Here's a blatant copy/paste from their latest attempt to defraud billions of U.S. dollars from people around the world. (Yes, dear fans of my parenthetical comments. That was a B there. And this figure was from as far back as 1996, so I would assume that number has gone up quite a bit since then.)
Attn/ PleaseNote the new addition? This time, they are actually using the identities of actual people, and prominent ones at that, killed by the constant violence in Iraq. Even complete with links to the legitimate news stories about their deaths, the scum-sucking bastages.
Good day to you and your lovely family. I am Mr. Yassan Ali-Fayadh, the son of Late Dhari Ali al-Fayadh (Prominent Iraq's House of Assembly Member) who was killed along with three of his bodyguards and my Bother in a suicide bomb attack in the neighborhood of Rashdiya Northern Baghdad. Please view the news website below for detail Story of how I lost my Father and My Bother.
My late Father deposited a huge amount with Company here in Dakar Senegal. I got your contact detail from a friend in the neighbor and have so much in trust in you. All I need from you is an assistance to transfer the fund my late Father deposited to your country for investment until I regain my freedom. I will give you 32% of the total sum but most of all is that I solicit your trust in this transaction and will not want you to betray me, and I also want you to know that is a legitimate transaction and which is total risk free and we both will benefit from it. Please all correspondence should be directed to my private email: [XXXXXXXXX@XXXXXXX.ca] [Address deleted. - ed.] as await your reply soon.
And this isn't the only new wrinkle available in the scammer's arsenals, either. (For my more vulgar-minded readers, feel free to substitute -nals with -holes if you are so inclined.) From the FBI's Cyber Investigations alert list comes this wonderful bit. (Emphases mine, a la Jeff Goldstein.)
The scam contains the usual e-mail requesting assistance in transferring millions of dollars out of Nigeria. The sophistication begins when the recipient is directed to open a bank account at Suffolk England Bank and is provided a link to the bank's website. After clicking the link, the victim is directed to a professional-looking bank website that appears to be that of Suffolk England Bank; however, it is actually a fake replica of the true bank site. Within hours after opening the account, a balance of millions of dollars appears to have been deposited in the victim's account. When attempting to transfer or withdraw funds from the account, the victim receives a notice requiring certain "fees" to be paid. The victim is then instructed to wire transfer the fees to Africa. If the victim makes an inquiry concerning the wire transfer, they are given instructions for a Bank of China branch in London and provided some reason justifying why the Suffolk England Bank cannot handle the transfer. A review of the wiring instructions indicated the funds are actually being transferred to the Bank of China in Beijing.To quote a fictional character, one thing must be required when something, such as an opportunity for getting rich for very little effort, both seems too good to be true and gets dropped into one's lap unexpectedly: CONSTANT VIGILANCE!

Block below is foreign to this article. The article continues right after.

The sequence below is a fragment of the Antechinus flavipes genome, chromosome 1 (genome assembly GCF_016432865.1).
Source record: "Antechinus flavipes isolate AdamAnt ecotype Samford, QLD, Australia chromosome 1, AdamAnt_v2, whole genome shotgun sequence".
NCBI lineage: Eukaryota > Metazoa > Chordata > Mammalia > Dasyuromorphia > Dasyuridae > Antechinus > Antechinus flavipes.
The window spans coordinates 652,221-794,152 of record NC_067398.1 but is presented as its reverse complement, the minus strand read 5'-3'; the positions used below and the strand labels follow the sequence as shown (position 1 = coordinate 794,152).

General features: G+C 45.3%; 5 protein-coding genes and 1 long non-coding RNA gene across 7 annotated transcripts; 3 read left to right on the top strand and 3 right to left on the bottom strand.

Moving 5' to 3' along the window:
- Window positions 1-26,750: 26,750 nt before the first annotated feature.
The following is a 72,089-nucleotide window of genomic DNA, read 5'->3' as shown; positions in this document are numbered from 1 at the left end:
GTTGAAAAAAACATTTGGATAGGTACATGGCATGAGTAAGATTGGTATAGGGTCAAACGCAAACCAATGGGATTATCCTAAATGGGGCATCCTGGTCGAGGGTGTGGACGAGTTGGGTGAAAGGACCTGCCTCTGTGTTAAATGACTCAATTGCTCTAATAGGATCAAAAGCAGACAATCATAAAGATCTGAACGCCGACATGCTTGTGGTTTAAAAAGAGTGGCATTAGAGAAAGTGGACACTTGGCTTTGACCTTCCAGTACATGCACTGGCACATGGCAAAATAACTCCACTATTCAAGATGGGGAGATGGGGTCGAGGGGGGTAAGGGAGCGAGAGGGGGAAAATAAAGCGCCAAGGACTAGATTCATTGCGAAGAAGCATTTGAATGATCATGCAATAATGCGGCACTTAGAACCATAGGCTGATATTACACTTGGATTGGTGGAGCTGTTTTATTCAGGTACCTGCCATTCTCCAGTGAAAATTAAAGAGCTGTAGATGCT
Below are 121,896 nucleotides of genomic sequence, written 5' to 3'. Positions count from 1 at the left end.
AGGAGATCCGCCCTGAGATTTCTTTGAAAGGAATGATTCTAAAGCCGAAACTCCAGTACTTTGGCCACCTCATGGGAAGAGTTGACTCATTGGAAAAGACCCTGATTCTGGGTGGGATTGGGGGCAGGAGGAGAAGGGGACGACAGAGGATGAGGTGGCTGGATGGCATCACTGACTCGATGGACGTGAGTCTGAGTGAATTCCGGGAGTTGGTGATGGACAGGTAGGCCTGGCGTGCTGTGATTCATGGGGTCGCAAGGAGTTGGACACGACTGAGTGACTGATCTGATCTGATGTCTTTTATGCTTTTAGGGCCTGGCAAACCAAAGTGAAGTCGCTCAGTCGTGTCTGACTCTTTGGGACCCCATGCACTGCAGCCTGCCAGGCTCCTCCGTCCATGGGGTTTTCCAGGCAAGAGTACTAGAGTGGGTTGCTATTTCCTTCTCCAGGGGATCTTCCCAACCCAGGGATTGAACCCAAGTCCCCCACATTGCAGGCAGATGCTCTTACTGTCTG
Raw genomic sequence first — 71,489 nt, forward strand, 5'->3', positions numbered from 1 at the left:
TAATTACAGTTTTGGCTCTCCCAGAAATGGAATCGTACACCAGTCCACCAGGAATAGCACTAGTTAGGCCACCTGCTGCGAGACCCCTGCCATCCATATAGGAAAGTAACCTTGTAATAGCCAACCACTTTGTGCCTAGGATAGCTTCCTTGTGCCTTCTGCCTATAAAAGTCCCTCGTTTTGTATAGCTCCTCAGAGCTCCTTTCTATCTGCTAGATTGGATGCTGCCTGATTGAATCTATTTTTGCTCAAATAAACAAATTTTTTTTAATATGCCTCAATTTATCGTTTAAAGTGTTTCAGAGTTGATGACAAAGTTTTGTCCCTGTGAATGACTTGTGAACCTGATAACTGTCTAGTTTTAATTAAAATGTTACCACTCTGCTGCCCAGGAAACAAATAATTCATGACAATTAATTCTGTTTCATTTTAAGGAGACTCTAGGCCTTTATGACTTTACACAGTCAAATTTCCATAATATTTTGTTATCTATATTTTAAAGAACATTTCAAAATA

This is the same type of grifting that's been going around for years and years. (For a good primer on what to watch for, read American Gods by Neil Gaiman. Well, it's also a damn good book.) So these two examples of 419 scams are actually new wrinkles on new tricks learned by old dogs. Instead of saying you got the wrong change at a gas station, you're saying that you got the wrong change from a bank transfer. All that's changed is the position of the decimal point.
As long as there are greedy people out there, there will be those who will prey on their greed and ignorance. Don't be one of them, even if you do tend to be a bit on the greedy side. And the sooner these bastages stop scoring hits off of unsuspecting suckers, the better my spam filters will feel.